Excessive Heat Warning, Flex Alert extended through Labor Day holiday weekend


The National Weather Service has extended an Excessive Heat Warning that was expected to last through Monday evening, pushing the warning period to include most of Tuesday and Wednesday as well.

The warning comes as several days of triple-digit weather is expected to impact much of interior Northern California, including all of Solano County.

The warning period now starts Sunday morning at 11 a.m. and lasts until Wednesday evening at 8 p.m. The original warning period was set to start Saturday morning and last until late Monday evening.

In a weather bulletin reviewed by Solano NewsNet, forecasters with the National Weather Service said high temperatures in excess of 100 degrees will create an extreme danger for both wildfires and heat-related illnesses, particularly on Labor Day and on Tuesday.

Record high temperatures are possible throughout Northern California, including in Solano County, where the temperature on Monday could reach 116 degrees in Vacaville, according to the Solano NewsNet weather portal.

Triple-digit temperatures are also expected in places like Vallejo and Benicia, which are typically cooler parts of the region. There, the high temperature on Monday could reach 103 degrees in Benicia and 102 degrees in Vallejo.

During periods of extreme heat, Solano Public Library locations are open as public cooling centers, offering locals access to things like air conditioning, bottled water and wireless Internet. Most local library branches were expected to be closed on Labor Day, but library officials say three branches — one each in Fairfield, Dixon and Rio Vista — will be open during special hours for those who need a place to cool off. The Benicia Public Library will also be open to the public on Monday.

Solano NewsNet is maintaining a list of cooling centers that will be available to the public during the holiday weekend. You can access that list by clicking or tapping here; the list is being updated as new cooling centers are announced.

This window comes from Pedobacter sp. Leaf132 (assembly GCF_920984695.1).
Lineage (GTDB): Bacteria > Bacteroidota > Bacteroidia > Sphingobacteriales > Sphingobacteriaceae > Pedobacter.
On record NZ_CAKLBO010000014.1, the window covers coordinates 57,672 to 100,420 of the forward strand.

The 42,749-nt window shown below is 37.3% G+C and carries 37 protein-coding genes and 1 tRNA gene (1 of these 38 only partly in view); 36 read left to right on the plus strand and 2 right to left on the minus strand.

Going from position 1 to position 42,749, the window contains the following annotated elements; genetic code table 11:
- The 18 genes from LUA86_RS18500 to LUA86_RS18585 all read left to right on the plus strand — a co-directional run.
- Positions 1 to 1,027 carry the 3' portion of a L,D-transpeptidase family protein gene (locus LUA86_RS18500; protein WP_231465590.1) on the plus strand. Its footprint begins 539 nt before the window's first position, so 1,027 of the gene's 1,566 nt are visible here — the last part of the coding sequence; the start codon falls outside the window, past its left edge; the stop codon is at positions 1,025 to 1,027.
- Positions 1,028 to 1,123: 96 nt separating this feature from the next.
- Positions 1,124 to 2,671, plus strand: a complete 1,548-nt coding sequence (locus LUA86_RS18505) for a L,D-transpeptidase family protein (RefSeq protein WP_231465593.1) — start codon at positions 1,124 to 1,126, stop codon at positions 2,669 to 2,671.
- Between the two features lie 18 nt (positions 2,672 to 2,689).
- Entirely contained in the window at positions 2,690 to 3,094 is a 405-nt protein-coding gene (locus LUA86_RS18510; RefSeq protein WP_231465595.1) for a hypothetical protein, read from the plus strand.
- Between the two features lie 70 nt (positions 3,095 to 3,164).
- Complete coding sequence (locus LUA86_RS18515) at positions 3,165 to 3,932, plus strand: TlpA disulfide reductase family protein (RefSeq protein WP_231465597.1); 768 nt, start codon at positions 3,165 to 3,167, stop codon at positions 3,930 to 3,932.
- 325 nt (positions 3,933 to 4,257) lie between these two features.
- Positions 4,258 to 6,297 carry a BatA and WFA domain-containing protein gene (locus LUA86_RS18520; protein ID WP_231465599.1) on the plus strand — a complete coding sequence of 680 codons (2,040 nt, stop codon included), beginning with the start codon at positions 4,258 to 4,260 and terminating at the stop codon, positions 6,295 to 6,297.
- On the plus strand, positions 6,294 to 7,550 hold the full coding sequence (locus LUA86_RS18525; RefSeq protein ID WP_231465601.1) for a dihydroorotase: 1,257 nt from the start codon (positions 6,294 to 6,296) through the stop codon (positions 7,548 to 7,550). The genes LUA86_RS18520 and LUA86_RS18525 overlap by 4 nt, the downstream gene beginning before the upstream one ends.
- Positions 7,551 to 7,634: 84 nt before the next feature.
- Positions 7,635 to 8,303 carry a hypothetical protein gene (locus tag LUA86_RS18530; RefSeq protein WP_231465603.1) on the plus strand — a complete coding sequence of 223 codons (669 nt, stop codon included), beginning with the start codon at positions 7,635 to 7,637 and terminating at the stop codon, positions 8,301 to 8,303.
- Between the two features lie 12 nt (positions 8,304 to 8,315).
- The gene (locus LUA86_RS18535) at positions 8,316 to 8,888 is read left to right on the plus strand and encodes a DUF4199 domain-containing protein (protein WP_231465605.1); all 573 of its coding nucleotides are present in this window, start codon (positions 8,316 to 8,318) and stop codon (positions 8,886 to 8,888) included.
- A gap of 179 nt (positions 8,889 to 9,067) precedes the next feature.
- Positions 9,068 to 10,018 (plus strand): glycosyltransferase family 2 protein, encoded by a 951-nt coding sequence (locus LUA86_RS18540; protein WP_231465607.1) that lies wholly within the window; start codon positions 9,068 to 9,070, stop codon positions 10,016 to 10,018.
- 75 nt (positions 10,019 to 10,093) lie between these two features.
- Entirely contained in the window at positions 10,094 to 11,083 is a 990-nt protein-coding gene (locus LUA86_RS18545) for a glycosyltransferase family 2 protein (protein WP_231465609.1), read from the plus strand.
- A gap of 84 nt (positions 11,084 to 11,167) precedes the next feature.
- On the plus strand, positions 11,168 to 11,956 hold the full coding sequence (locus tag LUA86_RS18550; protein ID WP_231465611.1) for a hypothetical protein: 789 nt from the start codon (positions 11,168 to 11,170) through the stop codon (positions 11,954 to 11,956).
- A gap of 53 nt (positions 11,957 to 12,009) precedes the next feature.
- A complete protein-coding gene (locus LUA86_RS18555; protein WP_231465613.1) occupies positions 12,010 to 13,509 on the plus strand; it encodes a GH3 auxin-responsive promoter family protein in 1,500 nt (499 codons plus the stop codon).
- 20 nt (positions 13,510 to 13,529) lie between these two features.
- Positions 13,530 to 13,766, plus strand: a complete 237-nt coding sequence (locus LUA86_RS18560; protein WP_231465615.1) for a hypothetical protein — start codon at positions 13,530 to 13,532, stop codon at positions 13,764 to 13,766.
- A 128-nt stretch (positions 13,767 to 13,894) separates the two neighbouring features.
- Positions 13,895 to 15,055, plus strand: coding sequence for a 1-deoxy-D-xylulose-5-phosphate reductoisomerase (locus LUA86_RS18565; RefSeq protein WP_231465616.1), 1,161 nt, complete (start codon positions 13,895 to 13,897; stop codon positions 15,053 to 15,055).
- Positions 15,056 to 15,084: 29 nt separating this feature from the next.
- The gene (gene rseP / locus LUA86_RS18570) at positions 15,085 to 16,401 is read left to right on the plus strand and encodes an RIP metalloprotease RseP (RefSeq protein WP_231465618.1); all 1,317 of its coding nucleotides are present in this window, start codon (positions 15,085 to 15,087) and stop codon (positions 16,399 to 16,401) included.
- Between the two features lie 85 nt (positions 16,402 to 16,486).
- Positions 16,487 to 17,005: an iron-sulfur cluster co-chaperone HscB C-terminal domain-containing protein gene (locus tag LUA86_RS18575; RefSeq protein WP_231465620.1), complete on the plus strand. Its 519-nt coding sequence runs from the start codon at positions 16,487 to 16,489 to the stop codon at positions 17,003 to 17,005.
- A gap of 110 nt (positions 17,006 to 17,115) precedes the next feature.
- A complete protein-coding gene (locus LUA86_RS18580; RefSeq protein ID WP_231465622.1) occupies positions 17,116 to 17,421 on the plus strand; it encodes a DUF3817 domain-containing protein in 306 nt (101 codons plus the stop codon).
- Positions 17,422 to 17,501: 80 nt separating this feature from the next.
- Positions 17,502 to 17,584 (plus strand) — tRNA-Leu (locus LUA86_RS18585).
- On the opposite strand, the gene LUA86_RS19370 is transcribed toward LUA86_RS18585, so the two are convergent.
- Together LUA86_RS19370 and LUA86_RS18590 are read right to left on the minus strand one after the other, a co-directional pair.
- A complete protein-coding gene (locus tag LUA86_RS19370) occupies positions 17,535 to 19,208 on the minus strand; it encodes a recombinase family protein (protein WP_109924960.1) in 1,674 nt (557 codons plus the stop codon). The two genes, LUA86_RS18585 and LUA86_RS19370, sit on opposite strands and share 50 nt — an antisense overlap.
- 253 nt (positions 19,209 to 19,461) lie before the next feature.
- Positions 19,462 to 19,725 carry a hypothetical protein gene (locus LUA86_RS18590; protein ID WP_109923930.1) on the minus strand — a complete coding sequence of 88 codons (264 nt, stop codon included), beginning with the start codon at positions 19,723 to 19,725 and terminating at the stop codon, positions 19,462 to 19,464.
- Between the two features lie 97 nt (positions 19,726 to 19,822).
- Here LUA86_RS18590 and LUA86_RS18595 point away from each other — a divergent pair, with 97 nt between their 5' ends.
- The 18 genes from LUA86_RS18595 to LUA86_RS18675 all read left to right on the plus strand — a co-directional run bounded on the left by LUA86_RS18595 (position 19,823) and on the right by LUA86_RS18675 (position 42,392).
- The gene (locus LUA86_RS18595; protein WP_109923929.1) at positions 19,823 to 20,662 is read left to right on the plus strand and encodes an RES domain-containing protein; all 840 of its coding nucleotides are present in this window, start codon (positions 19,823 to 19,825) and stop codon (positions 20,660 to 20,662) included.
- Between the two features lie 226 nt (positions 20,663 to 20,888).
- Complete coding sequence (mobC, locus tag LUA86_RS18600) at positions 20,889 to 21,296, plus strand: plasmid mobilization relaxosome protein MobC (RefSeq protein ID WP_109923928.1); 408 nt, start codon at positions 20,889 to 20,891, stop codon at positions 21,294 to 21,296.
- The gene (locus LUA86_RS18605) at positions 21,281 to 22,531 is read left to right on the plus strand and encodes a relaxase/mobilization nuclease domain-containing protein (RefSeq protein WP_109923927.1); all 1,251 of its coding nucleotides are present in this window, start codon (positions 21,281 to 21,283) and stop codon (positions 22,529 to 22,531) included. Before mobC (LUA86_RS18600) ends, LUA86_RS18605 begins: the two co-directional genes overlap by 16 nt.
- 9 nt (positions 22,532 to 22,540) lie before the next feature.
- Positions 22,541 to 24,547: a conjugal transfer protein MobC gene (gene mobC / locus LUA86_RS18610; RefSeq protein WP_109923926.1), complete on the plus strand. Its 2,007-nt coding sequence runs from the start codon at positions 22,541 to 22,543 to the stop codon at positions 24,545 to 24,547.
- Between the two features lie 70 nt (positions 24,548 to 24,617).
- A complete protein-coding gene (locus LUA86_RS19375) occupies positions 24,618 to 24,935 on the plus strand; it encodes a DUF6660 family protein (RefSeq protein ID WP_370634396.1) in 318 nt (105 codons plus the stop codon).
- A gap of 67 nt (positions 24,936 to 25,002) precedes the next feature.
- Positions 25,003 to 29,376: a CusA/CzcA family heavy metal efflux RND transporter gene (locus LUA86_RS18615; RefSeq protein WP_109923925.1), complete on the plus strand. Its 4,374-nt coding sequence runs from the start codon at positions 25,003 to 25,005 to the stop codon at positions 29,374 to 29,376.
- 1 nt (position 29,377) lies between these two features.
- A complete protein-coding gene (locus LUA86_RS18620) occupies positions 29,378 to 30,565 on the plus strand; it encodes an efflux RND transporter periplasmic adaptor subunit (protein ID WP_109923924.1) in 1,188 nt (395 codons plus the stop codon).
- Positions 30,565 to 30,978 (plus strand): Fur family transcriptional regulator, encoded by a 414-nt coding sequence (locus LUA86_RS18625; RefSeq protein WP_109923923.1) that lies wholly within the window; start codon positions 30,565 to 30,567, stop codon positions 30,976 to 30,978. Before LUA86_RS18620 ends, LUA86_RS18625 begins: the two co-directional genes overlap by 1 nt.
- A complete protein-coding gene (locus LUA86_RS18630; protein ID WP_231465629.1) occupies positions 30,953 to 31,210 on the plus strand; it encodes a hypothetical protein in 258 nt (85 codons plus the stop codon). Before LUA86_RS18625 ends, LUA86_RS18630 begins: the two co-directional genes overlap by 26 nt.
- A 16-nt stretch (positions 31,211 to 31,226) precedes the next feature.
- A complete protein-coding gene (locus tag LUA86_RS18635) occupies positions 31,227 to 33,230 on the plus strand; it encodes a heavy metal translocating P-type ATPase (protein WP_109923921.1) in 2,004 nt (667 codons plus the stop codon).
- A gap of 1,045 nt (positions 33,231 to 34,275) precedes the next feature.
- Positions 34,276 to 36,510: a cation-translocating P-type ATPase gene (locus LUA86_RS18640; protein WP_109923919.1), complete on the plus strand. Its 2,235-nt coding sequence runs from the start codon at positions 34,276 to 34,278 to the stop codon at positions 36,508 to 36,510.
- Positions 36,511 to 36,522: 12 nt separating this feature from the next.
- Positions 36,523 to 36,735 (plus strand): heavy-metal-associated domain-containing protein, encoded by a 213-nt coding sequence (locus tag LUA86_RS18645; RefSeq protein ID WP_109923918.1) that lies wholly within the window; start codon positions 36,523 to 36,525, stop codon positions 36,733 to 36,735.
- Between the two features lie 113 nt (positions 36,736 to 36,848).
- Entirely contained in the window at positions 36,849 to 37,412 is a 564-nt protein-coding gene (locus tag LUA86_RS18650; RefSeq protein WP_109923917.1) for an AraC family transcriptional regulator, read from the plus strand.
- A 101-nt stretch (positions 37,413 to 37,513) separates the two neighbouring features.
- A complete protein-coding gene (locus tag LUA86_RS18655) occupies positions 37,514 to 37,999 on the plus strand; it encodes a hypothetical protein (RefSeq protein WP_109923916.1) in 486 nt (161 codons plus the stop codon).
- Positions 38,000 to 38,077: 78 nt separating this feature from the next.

The heat wave has prompted the state's energy regulator, California Independent System Operator (ISO), to issue Flex Alerts, a public notice encouraging residents and businesses to reduce their use of electricity in order to prevent strain on the power grid.

The Flex Alert asks for voluntary energy conservation between the hours of 4 p.m. and 9 p.m. During that time frame, residents and businesses are asked to curb their use of electricity-hungry appliances like air conditioners, dishwashers, electric stoves and clothes washers and dryers. Officials also encourage those with electric cars to charge them before the Flex Alert period, or hold off on charging them until after the Flex Alert is over.

On Friday, energy regulators issued their third consecutive Flex Alert in a row, adding that another Flex Alert would be issued on Saturday between 4 p.m. and 9 p.m. Officials are expected to continue issuing the alerts until at least Thursday, but more days could be added if the weather requires it.

Concerns over California's energy supply prompted a government liaison with the Pacific Gas & Electric Company (PG&E) to warn local officials earlier this week that rotating power outages might be possible if the electrical grid becomes strained.

According to sources familiar with the discussions, a PG&E government liaison said power brownouts were possible over the weekend if electrical demand surpasses the state's supply of power. The possibility of rotating brownouts in Solano County and Yolo County is low, the sources said, but that if electricity use does exceed the state's supply, PG&E may turn off power in some areas between the hours of 5 p.m. and 7 p.m., with each outage lasting about an hour.

Solano NewsNet first reported on that discussion Thursday afternoon. A PG&E spokesperson did not return a request for additional information until the utility began receiving inquiries from other media outlets about the possible brownout situation following our story.

Matt Nauman, a spokesperson for PG&E, eventually forwarded a message to Solano NewsNet that explained how California ISO issues Flex Alerts and revealed that the energy regulator declared an energy emergency earlier in the week. The message didn't offer any information about the liaison's discussions with local government officials in Solano or Yolo counties. 

I'm interested
I disagree with this
This is unverified